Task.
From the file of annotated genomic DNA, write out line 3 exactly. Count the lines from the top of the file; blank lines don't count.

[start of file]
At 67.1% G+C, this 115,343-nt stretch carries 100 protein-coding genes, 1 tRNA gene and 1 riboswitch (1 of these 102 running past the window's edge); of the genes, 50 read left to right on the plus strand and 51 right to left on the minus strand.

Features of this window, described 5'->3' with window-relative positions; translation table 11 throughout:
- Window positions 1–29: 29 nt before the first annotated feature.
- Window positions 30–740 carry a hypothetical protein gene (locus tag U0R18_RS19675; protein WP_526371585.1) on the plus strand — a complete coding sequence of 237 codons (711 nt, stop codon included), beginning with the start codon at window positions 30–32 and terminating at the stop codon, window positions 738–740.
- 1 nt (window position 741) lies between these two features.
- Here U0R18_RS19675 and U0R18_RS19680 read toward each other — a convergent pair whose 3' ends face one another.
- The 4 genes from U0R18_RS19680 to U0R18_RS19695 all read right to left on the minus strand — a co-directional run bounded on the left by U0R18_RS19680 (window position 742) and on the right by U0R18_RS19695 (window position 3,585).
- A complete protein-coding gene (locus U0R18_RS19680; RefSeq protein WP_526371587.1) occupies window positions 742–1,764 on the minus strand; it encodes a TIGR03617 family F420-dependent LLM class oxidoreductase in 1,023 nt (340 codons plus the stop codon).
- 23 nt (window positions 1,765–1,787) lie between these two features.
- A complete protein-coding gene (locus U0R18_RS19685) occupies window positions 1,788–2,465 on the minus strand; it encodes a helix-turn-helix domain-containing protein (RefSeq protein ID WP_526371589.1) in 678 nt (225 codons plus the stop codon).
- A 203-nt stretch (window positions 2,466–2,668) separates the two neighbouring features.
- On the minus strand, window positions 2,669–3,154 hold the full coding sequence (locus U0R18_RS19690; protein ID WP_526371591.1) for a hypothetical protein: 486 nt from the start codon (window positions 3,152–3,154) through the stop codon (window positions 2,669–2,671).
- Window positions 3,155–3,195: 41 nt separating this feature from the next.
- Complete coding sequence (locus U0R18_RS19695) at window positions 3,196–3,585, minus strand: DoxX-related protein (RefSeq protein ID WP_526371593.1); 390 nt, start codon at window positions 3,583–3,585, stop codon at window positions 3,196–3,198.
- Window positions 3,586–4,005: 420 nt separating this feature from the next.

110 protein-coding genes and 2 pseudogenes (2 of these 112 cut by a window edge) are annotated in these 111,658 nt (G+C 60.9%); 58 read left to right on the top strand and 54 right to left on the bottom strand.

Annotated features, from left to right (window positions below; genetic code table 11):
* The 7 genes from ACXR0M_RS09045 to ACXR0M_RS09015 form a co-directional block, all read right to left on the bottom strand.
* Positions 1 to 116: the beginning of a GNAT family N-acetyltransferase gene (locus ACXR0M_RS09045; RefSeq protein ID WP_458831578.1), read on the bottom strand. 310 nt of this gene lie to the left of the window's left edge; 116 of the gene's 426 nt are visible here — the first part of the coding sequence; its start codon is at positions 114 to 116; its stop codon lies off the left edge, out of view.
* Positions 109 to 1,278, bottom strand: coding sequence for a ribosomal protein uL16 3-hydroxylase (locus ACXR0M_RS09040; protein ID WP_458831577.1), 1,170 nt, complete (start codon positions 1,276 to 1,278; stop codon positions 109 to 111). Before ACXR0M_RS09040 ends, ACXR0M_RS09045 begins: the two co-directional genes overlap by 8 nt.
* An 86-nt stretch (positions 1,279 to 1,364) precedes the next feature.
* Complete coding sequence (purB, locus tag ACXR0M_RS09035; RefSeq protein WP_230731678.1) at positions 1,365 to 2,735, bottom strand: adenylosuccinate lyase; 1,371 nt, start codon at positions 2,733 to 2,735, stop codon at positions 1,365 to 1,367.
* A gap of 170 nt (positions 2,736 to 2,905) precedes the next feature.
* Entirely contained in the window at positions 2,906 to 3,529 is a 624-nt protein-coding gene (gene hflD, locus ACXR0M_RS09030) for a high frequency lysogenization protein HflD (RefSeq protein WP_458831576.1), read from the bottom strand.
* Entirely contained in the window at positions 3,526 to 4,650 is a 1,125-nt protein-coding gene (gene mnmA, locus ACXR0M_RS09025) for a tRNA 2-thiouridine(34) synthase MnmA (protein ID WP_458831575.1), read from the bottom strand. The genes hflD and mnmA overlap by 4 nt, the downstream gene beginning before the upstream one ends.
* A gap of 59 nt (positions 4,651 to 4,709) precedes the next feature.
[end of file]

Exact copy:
- Window positions 1–29: 29 nt before the first annotated feature.